Big Pooh

While Rapper Big Pooh hasn’t been rapping as long as Nas, Rakim or even Eric Sermon, he is still a veteran emcee in today’s day in age. Emerging with Phonte and 9th Wonder as part of Little Brother in 2003, the crew held the throne at the top of the underground Hip Hop arena at a time when the Internet truly began having a significant impact in the music industry. After years of success that included world tours, and acclaim from everyone in the game, including the legends they had admired, the group called it quits and split up for respective solo endeavors. Big Pooh, the emcee who effortlessly attacks a mic, dropped his critically acclaimed solo LP Sleepers in 2005, and is focused wholly on his upcoming November 1st follow-up, Dirty Pretty Things.

Six years later Pooh exclaims, “from top to bottom I put Dirty Pretty Things together, and you know when I first started I was just a guy going in spittin’ verses. And now I am able to construct whole songs… things I wasn’t able to do when I first jumped onto the scene.” His growth as an emcee stems from a lot that has happened over the past six years, including the break-up of Little Brother and other personal issues we all deal with. Pooh stated “that’s just what Dirty Pretty Things is all about.  It’s about my personal strife that I was going through. Even though people saw me, you may not have seen that, you may have seen the smile, you may have seen me acting like everything is all good, looked like I was having the most fun in the world, but that wasn’t reality.”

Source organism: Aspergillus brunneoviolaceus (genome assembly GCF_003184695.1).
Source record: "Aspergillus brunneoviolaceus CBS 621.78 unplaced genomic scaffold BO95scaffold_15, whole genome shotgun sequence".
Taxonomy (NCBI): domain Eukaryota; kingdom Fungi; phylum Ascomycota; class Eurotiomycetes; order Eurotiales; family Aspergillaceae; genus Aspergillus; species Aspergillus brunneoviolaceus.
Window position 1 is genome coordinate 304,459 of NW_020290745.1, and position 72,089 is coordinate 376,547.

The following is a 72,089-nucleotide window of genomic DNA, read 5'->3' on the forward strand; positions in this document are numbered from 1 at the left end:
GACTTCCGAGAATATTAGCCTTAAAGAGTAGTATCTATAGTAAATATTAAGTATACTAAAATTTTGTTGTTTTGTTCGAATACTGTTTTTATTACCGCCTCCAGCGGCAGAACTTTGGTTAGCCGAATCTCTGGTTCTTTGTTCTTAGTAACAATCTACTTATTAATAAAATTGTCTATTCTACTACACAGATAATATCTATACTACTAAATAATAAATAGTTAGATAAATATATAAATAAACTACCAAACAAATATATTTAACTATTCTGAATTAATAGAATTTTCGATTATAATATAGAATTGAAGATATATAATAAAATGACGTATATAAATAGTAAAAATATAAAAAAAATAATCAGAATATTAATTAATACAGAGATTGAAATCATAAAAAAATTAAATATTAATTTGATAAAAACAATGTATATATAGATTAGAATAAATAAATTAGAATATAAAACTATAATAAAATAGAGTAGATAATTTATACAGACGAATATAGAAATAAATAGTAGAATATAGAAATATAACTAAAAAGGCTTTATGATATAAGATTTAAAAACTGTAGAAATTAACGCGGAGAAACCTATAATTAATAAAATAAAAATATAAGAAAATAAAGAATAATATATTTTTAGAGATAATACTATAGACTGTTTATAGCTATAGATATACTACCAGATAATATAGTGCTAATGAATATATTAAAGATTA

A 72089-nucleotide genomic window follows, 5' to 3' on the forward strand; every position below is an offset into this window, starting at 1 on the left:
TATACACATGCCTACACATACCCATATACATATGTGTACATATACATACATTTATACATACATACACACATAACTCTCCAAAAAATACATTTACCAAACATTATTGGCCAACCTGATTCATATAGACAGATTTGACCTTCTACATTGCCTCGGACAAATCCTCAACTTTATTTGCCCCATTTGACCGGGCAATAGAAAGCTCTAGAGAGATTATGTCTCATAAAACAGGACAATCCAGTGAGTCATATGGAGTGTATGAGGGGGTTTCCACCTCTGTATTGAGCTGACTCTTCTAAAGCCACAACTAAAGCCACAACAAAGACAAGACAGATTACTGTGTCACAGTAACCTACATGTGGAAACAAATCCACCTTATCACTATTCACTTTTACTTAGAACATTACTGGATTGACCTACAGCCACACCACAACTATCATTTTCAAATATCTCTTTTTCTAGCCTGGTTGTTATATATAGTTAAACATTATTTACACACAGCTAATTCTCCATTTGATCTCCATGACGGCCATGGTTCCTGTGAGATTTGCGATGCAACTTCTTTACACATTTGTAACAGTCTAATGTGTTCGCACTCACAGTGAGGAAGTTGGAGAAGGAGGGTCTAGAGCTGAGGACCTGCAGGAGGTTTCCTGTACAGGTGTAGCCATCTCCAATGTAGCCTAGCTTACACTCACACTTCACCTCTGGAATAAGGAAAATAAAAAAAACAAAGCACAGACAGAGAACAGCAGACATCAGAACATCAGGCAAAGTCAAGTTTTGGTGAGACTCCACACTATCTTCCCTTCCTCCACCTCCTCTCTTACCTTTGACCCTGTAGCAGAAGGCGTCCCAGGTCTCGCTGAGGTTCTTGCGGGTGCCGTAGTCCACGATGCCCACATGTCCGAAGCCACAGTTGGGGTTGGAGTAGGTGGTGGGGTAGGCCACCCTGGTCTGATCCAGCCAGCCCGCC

Read on an learn more about what Pooh thinks about Littler Brother’s legacy, new projects with Roc C, and his unique view of the Tribe Called Quest Documentary, having spoken to both Phife and Q-Tip the night of their infamous scuffle at the Seattle Rock The Bells show in 2008.  Rapper Big Pooh’s sophomore LP Dirty Pretty Things drops November 1st. via his label For Members Only, you can pre-order it here.

Ruby Hornet: Can you speak on the evolution of your solo material, from your debut Sleepers LP (2005) to the projects in between and now with Dirty Pretty Things in 2011?